Denver Broncos

Is Broncos’ QB Trevor Siemian really healthy?

02 October 2016: Denver Broncos quarterback Trevor Siemian (13) during the NFL regular season game between the Denver Broncos and Tampa Bay Buccaneers at Raymond James Stadium in Tampa, FL. (Photo by Mark LoMoglio/Icon Sportswire)
Mark LoMoglio/Icon Sportswire

The Denver Broncos claimed QB Trevor Siemian was healthy enough last week after a poor showing from rookie Paxton Lynch against the Atlanta Falcons. That game handed the Broncos their first loss, so they put Siemian back in against the Chargers on Thursday.

He didn’t look like himself. This wasn’t the same guy who threw for four touchdowns against the Bengals, the guy Cincinnati challenged to beat them with deep throws by taking away the short stuff and the run game.

Siemian almost exclusively threw short passes. Even on third and long, the Broncos would let him throw a short out to the sidelines or a crossing route in the middle. Maybe he’d take a check-down pass to the running back.

That works sometimes if the receiver can make a guy miss. But, more often than not, it meant the Broncos picked up four yards when they needed five, or six yards when they needed ten. It meant they punted a lot, the wideouts didn’t really get involved in a big way – Demaryius Thomas had 35 yards, Emmanuel Sanders had 40 — and the offense looked both predictable and not explosive at all.

18 September 2016: Denver Broncos quarterback Trevor Siemian (13) passes the ball to wide receiver Emmanuel Sanders (10). Sports Authority Field at Mile High, Denver, CO. (Photo by Rich Gabrielson/Icon Sportswire)

18 September 2016: Denver Broncos quarterback Trevor Siemian (13) passes the ball to wide receiver Emmanuel Sanders (10). Sports Authority Field at Mile High, Denver, CO. (Photo by Rich Gabrielson/Icon Sportswire)

In reality, it looked a bit like what Peyton Manning did last year. He was unable to throw deep by the end of the season because of age and injuries, and he constantly ran this short-pass offense that depends on pass-catchers making guys miss. Siemian started that way this year, when the Broncos were being careful with him, but they eventually took the handcuffs off and let him open it up deep. He’s always thrown a pretty good deep ball, and it changed what the offense could do. Suddenly, they could strike from anywhere.

Now he’s regressed. As with Manning, it begs the question: Is he actually healthy?

It’s hard to imagine that he is. His injury was to his non-throwing arm, so it’s not anything devastating, but he was not  100 percent against the Chargers. While other issues – the slow start on defense, an endless string of penalties – contributed to the loss, Siemian’s limitations were definitely part of it. The Chargers are very banged up and weren’t the best defensive team in the world to start with, but the Broncos’ offense couldn’t move the ball effectively because they were so one-dimensional. It led to punts and tired out the defense.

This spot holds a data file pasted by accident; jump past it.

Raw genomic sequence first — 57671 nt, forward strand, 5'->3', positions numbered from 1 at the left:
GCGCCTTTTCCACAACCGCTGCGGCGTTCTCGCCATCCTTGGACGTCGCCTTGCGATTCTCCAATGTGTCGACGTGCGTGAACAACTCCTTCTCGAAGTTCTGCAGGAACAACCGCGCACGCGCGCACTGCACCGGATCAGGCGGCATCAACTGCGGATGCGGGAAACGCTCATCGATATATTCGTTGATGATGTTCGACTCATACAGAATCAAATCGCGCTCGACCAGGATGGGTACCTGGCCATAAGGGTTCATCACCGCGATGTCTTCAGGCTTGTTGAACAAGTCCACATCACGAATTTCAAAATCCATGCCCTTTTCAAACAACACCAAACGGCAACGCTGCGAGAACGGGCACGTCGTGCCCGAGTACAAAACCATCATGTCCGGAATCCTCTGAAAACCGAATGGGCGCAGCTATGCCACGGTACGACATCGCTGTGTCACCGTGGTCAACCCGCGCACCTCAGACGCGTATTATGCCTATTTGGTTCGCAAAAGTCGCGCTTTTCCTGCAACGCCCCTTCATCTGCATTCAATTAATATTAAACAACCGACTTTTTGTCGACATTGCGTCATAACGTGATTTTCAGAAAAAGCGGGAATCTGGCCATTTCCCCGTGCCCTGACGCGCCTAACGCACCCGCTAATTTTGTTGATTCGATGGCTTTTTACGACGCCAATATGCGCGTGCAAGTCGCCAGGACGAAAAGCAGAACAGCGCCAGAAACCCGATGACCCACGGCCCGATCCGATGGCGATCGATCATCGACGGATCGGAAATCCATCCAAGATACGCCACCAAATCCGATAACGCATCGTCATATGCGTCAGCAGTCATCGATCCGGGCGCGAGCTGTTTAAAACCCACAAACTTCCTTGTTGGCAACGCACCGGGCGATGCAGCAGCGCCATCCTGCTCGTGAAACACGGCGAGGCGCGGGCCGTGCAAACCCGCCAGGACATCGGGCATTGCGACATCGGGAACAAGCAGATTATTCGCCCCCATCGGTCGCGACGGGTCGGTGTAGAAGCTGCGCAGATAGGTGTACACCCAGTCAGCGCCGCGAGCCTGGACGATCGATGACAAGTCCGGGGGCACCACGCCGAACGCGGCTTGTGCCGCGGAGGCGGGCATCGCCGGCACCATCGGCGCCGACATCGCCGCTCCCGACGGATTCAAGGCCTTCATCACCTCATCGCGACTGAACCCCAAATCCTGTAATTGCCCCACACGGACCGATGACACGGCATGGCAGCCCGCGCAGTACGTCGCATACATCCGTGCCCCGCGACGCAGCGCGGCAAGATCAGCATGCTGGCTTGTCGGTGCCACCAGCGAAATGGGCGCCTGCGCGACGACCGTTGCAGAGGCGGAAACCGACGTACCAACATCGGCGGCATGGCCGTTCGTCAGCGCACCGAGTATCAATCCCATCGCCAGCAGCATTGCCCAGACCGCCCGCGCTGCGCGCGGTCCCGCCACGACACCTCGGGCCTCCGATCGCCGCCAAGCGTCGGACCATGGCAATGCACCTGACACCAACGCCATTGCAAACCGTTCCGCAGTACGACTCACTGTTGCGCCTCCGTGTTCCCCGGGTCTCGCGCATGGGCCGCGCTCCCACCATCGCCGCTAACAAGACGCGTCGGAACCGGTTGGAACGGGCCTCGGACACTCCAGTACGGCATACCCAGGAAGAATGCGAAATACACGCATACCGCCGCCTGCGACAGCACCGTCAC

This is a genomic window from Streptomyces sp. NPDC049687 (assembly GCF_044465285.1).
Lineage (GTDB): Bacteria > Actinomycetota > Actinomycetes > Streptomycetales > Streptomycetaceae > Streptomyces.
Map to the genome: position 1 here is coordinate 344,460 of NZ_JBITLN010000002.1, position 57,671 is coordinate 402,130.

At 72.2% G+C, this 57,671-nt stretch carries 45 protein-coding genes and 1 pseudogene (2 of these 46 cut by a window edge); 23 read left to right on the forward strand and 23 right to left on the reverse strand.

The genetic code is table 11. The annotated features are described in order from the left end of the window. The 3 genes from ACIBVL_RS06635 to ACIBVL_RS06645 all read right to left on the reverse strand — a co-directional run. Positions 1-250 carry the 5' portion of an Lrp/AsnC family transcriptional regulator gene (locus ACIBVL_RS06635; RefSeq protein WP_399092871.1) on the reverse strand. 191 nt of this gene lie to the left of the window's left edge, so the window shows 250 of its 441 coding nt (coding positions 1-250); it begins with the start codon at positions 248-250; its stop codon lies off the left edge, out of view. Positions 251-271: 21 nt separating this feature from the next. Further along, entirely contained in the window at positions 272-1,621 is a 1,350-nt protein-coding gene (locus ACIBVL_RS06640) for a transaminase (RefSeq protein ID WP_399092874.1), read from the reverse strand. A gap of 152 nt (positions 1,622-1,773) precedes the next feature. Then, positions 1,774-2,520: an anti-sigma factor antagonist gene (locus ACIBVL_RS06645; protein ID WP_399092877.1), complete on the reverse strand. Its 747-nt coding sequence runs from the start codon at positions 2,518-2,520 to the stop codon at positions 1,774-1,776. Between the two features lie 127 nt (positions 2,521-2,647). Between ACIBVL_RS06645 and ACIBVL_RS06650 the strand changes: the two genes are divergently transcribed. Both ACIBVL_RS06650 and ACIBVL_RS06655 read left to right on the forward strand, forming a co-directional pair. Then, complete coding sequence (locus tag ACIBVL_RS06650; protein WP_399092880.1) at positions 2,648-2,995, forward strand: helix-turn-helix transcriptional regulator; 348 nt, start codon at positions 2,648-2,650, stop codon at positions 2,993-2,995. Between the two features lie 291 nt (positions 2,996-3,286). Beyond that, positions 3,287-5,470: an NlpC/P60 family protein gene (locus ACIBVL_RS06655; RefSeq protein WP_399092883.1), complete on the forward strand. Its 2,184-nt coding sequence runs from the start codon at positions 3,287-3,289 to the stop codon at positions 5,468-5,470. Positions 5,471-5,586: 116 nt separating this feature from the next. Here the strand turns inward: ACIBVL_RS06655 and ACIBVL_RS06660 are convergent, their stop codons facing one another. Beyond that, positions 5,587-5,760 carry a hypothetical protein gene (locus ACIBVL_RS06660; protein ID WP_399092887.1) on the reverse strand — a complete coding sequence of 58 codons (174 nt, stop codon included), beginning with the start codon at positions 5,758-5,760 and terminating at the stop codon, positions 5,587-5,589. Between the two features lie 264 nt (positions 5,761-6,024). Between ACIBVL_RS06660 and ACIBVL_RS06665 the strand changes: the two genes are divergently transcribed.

Before the game last week, Ian Rapoport did make an interesting note:

“That really was the plan…give Trevor Siemian a couple extra days to heal for the Chargers on Thursday night, and then let Siemian go back out there — deal with some pain, yes — and of course he does have that separated non-throwing shoulder, which can be painful, but not debilitating as it comes to being able to throw.”

Not debilitating, no, but maybe the grit-your-teeth mentality isn’t the best one here. Not to say Siemian isn’t tough. But if he really can’t make the long throws through the pain, the Broncos are going to have problems. Defenses will creep up and take away the short throws. They’ll stack the box for the run.

An offense has to be able to attack all parts of the field on any given play to keep the defense honest. If the safeties know nothing is going deep, it makes their jobs a lot easier.

Head coach Gary Kubiak, who wasn’t at the game due to health issues, did say that he even thought Siemian wasn’t healthy against the Chargers. Here’s what we said:

“Watching him turn a few balls loose, he didn’t rotate the way he normally does. But he’s had some good time on his hands, [and] you can see a difference. …We knew it was going to take a little time for him to get back to himself. [Now] he looks like himself.”

Siemian actually claimed he wasn’t throwing deep because of the Chargers’ coverages, not the injury, but it’s hard to imagine that eliminated all deep passes for 60 minutes. It’s more likely that Siemian doesn’t want to tip his hand about the injury or give the Texans any advantages.

For the Broncos’ sake, they need to hope that Kubiak is right, that the injury was the issue last Thursday and that it won’t be one on Monday. With Siemian at 100 percent, they can make short work of the Texans. If he plays like he did against the Chargers, though, that reduced offense could lead to another sloppy, tiring game.

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